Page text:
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Mortgage approvals hit record highs in 2020

UK mortgage approvals hit the highest level since 2007 last year, as people took advantage of the stamp duty holiday.

Over the course of 2020, mortgage approvals reached 818,500, which is up from the 789,100 approvals made in the year previously.

New data from the Bank of England showed a surge in mortgage applications in the second half of the year as the stamp duty holiday was introduced. The stamp duty holiday is set to end at the end of next month and will likely lead to a cooling down in the housing market.

May 2020 saw record lows in mortgage approvals, which were down to 9,400.

Laith Khalaf, financial analyst at AJ Bell, commented on the data released today: “You wouldn’t guess there was a devastating international crisis in 2020 simply by looking at consumer banking activity. All the dials suggest it was a great year for personal finances in the UK. Mortgage approvals were at their highest level since 2007, consumers paid down a record amount of debt, and at the same time saved almost £100 billion more in cash than last year.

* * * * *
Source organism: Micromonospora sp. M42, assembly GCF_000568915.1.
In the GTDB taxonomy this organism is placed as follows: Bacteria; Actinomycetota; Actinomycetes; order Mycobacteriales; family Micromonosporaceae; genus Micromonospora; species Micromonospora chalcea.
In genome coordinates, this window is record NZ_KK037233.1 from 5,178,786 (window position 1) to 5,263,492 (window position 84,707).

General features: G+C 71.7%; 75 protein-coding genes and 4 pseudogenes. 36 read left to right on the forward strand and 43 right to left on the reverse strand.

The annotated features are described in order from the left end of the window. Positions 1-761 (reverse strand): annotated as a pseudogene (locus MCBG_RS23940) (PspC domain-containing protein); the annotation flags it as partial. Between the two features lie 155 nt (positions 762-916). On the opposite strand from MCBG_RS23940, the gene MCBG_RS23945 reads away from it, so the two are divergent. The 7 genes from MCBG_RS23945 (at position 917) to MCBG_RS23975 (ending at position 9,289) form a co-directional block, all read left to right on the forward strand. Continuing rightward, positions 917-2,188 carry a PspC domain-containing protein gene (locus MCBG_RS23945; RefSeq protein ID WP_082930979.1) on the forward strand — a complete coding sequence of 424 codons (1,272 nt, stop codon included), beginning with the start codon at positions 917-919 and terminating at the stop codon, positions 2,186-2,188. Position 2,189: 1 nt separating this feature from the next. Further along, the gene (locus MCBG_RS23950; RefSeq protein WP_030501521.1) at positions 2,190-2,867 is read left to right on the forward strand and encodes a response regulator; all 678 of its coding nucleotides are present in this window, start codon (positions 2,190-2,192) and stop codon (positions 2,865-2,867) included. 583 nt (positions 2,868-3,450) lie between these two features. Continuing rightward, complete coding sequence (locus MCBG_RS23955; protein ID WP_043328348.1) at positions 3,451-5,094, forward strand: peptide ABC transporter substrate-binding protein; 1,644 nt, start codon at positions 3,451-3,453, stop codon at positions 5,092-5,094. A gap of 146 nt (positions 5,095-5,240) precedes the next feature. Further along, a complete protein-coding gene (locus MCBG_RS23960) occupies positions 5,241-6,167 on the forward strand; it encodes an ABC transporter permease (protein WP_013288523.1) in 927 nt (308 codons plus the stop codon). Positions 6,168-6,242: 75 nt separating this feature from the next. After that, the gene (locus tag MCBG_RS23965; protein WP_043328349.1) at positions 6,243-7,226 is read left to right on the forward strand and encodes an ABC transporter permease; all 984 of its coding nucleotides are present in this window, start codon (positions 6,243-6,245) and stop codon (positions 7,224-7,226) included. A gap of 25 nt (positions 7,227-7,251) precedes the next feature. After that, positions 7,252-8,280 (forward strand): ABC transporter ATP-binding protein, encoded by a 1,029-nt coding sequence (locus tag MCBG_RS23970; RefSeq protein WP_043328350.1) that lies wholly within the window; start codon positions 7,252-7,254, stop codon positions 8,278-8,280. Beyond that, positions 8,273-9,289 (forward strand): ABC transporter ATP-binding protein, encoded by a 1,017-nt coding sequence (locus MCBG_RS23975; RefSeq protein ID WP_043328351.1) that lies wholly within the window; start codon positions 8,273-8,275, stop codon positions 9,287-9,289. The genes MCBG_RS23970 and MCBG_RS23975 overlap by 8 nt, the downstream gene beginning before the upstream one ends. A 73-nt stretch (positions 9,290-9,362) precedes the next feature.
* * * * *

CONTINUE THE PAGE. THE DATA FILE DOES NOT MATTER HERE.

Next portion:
“The reality is, for many people, the pandemic has seen their financial position improve, thanks to spending options being decimated by lockdown. Of course that’s not universally the case, and with unemployment at 5% and rising, there is clearly financial hardship at play as well. However an overall reduction in consumer debt, combined with high levels of cash savings, and pent up demand for holidays, meals out and other leisure activities, could prove to be an explosive powder keg that will help drive the economy when it finally opens up again.

“There are some warning signs in the data too though. The fact mortgage approvals are at their highest level since 2007 sets alarm bells ringing given what happened in 2008. The expiry of the stamp duty holiday at the end of March will likely take some steam out of the housing market, and many would view that as a positive thing, particularly those saving for a house deposit. The good news is that mortgage lending is much more responsible today than before the financial crisis, which means there should be no systemic problem with the banking sector as a result of a slowdown in the property market,” he added.

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